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Year : 2015  |  Volume : 7  |  Issue : 8  |  Page : 347-355

Estimation of 10-year risk of coronary heart disease in nepalese patients with type 2 diabetes: Framingham versus United Kingdom prospective diabetes study

1 Department of Biochemistry, Manipal College of Medical Sciences, Pokhara, Kaski, Nepal
2 Department of Laboratory Science, School of Health and Allied Sciences, Pokhara University, Lekhnath, Kaski, Nepal
3 Department of Internal Medicine, Manipal College of Medical Sciences and Teaching Hospital, Phoolbari, Pokhara, Kaski, Nepal
4 Institute of Microbiology, Immunology and Hygiene, Technical University Munich, Trogerstrasse, Munich, Germany

Correspondence Address:
Dr. Daya Ram Pokharel
Department of Biochemistry, Manipal College of Medical Sciences, Deep Height, Pokhara - 16, Kaski
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Source of Support: None, Conflict of Interest: None

DOI: 10.4103/1947-2714.163642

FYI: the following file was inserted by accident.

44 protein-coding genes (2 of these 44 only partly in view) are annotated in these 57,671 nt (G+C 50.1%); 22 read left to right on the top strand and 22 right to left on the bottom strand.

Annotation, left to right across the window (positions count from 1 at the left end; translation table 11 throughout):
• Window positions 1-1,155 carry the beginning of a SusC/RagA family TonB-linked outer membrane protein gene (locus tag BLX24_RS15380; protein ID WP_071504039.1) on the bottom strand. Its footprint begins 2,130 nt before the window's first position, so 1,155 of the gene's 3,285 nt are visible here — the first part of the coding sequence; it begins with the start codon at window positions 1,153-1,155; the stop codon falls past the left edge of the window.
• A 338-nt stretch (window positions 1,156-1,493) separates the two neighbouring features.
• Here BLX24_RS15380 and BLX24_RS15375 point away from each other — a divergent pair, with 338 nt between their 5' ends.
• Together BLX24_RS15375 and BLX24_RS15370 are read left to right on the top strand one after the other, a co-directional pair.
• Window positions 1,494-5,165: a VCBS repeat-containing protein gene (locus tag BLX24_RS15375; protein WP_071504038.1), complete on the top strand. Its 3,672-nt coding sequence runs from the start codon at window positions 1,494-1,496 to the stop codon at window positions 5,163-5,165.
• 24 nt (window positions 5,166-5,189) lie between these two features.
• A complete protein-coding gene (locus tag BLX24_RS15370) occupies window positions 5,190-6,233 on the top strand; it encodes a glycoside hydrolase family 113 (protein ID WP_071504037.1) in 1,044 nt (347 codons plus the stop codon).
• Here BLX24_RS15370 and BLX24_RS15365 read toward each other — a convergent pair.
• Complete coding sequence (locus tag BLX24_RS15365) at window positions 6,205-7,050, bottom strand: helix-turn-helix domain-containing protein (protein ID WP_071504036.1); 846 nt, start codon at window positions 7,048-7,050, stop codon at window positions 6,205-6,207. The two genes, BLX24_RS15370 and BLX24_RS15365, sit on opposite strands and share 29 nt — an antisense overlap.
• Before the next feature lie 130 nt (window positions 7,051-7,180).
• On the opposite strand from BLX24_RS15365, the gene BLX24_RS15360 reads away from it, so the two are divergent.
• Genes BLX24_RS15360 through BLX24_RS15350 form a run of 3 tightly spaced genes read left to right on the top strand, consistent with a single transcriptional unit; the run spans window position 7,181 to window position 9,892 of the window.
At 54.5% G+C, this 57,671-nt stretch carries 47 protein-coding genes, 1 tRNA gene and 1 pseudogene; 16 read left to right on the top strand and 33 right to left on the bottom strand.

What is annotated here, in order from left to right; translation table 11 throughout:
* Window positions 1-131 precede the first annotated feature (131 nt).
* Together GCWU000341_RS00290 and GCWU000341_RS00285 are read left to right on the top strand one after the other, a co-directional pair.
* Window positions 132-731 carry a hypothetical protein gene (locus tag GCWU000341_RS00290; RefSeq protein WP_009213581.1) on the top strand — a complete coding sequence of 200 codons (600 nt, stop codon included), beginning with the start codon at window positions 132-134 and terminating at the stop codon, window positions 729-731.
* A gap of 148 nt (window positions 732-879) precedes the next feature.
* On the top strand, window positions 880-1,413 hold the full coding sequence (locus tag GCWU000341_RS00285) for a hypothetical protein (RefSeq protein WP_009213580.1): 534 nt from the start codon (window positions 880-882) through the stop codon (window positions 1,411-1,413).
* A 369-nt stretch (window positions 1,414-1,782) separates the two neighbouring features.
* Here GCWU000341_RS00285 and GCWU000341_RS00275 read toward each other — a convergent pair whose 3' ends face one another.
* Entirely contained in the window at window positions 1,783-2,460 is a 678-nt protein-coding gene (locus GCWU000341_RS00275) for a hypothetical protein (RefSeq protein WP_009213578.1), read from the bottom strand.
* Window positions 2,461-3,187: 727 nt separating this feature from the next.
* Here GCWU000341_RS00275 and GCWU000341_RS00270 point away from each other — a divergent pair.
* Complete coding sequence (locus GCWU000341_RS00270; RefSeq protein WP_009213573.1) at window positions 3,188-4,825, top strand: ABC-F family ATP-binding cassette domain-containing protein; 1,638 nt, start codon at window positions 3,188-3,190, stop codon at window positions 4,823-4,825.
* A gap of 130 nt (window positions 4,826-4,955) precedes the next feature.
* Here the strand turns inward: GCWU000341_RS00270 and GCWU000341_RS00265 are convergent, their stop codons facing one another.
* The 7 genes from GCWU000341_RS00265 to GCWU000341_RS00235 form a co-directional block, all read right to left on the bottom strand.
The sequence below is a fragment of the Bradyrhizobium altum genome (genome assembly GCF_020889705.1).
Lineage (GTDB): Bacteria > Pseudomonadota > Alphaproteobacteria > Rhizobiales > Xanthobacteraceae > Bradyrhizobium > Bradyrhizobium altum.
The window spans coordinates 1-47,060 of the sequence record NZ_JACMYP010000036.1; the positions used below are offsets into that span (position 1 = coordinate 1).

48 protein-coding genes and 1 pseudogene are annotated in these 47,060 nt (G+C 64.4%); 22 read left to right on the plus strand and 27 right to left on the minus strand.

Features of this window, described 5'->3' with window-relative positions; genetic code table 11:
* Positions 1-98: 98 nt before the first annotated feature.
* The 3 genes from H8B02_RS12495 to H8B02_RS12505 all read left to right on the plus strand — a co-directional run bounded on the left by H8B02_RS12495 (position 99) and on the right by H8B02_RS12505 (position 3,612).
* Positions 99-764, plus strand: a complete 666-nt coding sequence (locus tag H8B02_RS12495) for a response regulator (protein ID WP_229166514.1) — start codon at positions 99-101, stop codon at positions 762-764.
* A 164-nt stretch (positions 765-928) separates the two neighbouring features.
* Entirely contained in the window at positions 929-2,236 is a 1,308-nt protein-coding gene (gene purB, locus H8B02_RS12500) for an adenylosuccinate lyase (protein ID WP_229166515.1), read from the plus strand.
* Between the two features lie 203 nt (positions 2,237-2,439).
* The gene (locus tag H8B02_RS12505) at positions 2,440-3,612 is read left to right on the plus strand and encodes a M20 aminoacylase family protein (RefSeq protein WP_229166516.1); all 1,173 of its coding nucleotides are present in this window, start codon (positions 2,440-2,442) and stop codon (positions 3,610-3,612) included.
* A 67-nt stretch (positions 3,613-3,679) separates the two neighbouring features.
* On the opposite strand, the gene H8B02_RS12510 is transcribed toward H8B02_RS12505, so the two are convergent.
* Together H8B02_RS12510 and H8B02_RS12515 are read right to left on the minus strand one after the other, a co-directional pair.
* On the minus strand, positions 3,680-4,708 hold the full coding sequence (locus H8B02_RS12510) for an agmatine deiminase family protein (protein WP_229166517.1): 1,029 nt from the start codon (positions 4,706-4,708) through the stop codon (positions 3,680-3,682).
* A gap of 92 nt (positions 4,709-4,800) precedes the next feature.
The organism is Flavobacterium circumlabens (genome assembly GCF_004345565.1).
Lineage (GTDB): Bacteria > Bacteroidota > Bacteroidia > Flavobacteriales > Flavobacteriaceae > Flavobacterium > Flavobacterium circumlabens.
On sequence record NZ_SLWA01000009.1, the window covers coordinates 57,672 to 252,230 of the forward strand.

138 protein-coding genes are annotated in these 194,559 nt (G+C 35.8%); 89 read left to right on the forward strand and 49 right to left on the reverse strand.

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Background: Predicting future coronary heart disease (CHD) risk with the help of a validated risk prediction function helps clinicians identify diabetic patients at high risk and provide them with appropriate preventive medicine. Aim: The aim of this study is to estimate and compare 10-year CHD risks of Nepalese diabetic patients using two most common risk prediction functions: The Framingham risk equation and United Kingdom Prospective Diabetes Study (UKPDS) risk engine that are yet to be validated for Nepalese population. Patients and Methods: We conducted a hospital-based, cross-sectional study on 524 patients with type 2 diabetes. Baseline and biochemical variables of individual patients were recorded and CHD risks were estimated by the Framingham and UKPDS risk prediction functions. Estimated risks were categorized as low, medium, and high. The estimated CHD risks were compared using kappa statistics, Pearson's bivariate correlation, Bland-Altman plots, and multiple regression analysis. Results: The mean 10-year CHD risks estimated by the Framingham and UKPDS risk functions were 17.7 ± 12.1 and 16.8 ± 15 (bias: 0.88, P > 0.05), respectively, and were always higher in males and older age groups (P < 0.001). The two risk functions showed moderate convergent validity in predicting CHD risks, but differed in stratifying them and explaining the patients' risk profile. The Framingham equation predicted higher risk for patients usually below 70 years and showed better association with their current risk profile than the UKPDS risk engine. Conclusions: Based on the predicted risk, Nepalese diabetic patients, particularly those associated with increased numbers of risk factors, bear higher risk of future CHDs. Since this study is a cross-sectional one and uses externally validated risk functions, Nepalese clinicians should use them with caution, and preferably in combination with other guidelines, while making important medical decisions in preventive therapy of CHD.

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